Boom in tap and go
More Aussie shoppers are heading to the checkout with digital wallets in hand, writes Sophie Elsworth
THE number of customers making payments using a smartphone or smartwatch is surging as the desire to pay with cash or card declines.
Consumers are switching to different payment methods, including Apple Pay, Samsung Pay and Android Pay, to tap and go at the checkout.
New data from the Commonwealth Bank has found the number of customers reaching for their smartphones to pay is rising, reaching 16.8 million for the six months to June this year – an increase of 35 per cent.
And the bank has now extended these payment options to allow its Visa users to use their devices to pay.
Previously only CBA Mastercard customers could use the tap and pay technology.
CBA’s acting executive general manager of everyday banking, Michael Baumann, said for many consumers it was “more convenient to use a phone than a card”.
“The tap and pay functionality is used particularly at major supermarkets and is one in every five tap and pay transactions that we are conducting,” he said.
“Another 10 per cent take place at major fast food chains and another 10 per cent at petrol stations.”
But customers continue to voice their frustrations at lenders who have not rolled out Apple Pay, with ANZ the only Big Four bank that offers it.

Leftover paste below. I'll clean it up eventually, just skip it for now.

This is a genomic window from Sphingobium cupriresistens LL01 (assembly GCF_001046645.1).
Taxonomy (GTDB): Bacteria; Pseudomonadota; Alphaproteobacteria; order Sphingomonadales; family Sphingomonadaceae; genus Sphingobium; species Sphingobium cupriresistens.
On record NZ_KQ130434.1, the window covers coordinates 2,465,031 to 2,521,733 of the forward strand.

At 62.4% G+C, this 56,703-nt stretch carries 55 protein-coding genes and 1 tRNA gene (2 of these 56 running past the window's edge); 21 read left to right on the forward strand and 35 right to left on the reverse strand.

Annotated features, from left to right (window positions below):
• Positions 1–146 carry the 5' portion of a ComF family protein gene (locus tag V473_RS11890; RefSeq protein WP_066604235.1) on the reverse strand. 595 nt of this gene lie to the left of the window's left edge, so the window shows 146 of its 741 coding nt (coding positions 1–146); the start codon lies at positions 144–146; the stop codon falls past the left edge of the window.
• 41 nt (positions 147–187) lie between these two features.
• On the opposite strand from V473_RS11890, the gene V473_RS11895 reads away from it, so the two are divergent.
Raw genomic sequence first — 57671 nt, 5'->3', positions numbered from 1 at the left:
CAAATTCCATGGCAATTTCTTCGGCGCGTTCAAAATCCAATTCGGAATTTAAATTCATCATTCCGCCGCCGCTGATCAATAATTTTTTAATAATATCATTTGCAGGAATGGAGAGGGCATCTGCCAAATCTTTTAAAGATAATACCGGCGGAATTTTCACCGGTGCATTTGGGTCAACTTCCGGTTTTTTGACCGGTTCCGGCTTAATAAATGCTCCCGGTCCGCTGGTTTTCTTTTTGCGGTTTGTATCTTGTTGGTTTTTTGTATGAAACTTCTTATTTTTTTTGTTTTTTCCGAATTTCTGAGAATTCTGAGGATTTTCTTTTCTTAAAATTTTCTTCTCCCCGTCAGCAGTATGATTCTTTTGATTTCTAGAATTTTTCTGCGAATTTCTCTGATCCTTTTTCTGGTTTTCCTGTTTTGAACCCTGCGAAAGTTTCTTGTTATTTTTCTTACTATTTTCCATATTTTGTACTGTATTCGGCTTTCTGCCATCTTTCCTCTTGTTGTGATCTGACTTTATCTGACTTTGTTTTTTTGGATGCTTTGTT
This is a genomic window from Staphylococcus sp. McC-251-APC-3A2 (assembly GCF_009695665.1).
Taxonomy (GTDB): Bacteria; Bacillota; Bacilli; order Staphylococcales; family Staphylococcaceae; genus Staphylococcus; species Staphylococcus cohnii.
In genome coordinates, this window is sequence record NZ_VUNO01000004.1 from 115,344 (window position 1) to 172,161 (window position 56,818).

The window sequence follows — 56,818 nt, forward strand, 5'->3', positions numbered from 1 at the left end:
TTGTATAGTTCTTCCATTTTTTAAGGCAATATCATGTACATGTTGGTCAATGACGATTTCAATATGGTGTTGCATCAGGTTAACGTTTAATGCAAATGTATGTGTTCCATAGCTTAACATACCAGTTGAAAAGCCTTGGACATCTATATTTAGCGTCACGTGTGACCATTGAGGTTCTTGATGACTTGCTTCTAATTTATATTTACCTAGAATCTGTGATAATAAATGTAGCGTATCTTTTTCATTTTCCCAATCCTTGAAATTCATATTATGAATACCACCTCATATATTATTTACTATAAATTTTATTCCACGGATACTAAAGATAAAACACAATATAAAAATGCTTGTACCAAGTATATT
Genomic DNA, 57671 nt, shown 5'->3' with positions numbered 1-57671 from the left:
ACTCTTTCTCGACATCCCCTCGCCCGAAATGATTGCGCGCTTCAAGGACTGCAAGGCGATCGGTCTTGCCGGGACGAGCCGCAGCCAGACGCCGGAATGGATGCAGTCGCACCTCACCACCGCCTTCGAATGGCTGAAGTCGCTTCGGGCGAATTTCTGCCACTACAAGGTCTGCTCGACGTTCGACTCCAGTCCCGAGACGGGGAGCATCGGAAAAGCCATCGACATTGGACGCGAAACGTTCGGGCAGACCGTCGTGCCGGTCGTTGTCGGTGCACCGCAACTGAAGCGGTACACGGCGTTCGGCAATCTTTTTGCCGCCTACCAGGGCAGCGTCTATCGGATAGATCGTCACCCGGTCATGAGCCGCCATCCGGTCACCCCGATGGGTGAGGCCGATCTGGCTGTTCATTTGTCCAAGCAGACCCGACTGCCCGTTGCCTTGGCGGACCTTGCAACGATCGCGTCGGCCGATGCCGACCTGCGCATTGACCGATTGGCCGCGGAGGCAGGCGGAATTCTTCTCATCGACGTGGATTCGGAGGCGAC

Instead, CBA provides Apple users with a PayTag – a small sticker about a third of the size of a credit card – which can be attached to the back of an iPhone, allowing customers to tap and pay using their device.
All the big banks offer Samsung Pay.
Latest ANZ statistics show a similar trend in the surge of mobile payments, including the use of compatible smartwatches, such as Garmin and Fitbit, allowing customers to tap and go.
Their data shows, from October 2016 to August 2017, customers made more than 22.49 million transactions totalling $702 million using these payment methods .
But this more than doubled from October 2017 to August 2018 to include more than 57 million transactions worth $1.83 billion.
ANZ’s customer engagement lead, Kath Bray, said customers wanted to be able to make transactions easily and safely.
“Mobile payments also offer an increased level of security with biometrics, like a thumbprint, required to authorise a payment in many cases,” Ms Bray said.
The latest data from strategic relations firm RFi shows 11 per cent of smartphone users in June this year used a mobile wallet, compared with 9 per cent in 2016.